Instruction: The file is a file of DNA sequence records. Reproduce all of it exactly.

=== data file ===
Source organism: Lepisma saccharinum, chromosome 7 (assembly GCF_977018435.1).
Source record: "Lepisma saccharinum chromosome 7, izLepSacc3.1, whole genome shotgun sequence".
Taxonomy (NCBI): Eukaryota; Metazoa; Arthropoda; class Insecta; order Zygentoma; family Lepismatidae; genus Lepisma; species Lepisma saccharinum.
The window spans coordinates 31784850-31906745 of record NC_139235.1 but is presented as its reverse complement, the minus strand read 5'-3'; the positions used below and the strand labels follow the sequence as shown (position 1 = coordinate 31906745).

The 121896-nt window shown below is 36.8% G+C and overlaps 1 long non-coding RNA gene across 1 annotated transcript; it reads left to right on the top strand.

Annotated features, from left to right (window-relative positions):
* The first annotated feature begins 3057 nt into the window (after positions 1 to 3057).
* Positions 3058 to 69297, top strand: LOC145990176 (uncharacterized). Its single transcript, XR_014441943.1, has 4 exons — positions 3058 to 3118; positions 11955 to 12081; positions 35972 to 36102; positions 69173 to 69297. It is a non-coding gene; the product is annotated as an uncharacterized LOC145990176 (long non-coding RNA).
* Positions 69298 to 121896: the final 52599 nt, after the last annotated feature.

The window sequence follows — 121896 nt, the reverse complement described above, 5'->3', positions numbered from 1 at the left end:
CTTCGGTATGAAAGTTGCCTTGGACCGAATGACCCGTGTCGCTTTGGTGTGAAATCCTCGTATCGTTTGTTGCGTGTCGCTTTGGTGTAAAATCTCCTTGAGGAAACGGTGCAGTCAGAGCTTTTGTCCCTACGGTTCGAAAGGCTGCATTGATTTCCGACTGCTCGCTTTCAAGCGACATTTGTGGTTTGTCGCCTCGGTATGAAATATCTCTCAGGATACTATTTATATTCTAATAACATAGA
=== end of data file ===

Source organism: Lepisma saccharinum, chromosome 7 (assembly GCF_977018435.1).
Source record: "Lepisma saccharinum chromosome 7, izLepSacc3.1, whole genome shotgun sequence".
Taxonomy (NCBI): Eukaryota; Metazoa; Arthropoda; class Insecta; order Zygentoma; family Lepismatidae; genus Lepisma; species Lepisma saccharinum.
The window spans coordinates 31784850-31906745 of record NC_139235.1 but is presented as its reverse complement, the minus strand read 5'-3'; the positions used below and the strand labels follow the sequence as shown (position 1 = coordinate 31906745).

The 121896-nt window shown below is 36.8% G+C and overlaps 1 long non-coding RNA gene across 1 annotated transcript; it reads left to right on the top strand.

Annotated features, from left to right (window-relative positions):
* The first annotated feature begins 3057 nt into the window (after positions 1 to 3057).
* Positions 3058 to 69297, top strand: LOC145990176 (uncharacterized). Its single transcript, XR_014441943.1, has 4 exons — positions 3058 to 3118; positions 11955 to 12081; positions 35972 to 36102; positions 69173 to 69297. It is a non-coding gene; the product is annotated as an uncharacterized LOC145990176 (long non-coding RNA).
* Positions 69298 to 121896: the final 52599 nt, after the last annotated feature.

The window sequence follows — 121896 nt, the reverse complement described above, 5'->3', positions numbered from 1 at the left end:
CTTCGGTATGAAAGTTGCCTTGGACCGAATGACCCGTGTCGCTTTGGTGTGAAATCCTCGTATCGTTTGTTGCGTGTCGCTTTGGTGTAAAATCTCCTTGAGGAAACGGTGCAGTCAGAGCTTTTGTCCCTACGGTTCGAAAGGCTGCATTGATTTCCGACTGCTCGCTTTCAAGCGACATTTGTGGTTTGTCGCCTCGGTATGAAATATCTCTCAGGATACTATTTATATTCTAATAACATAGA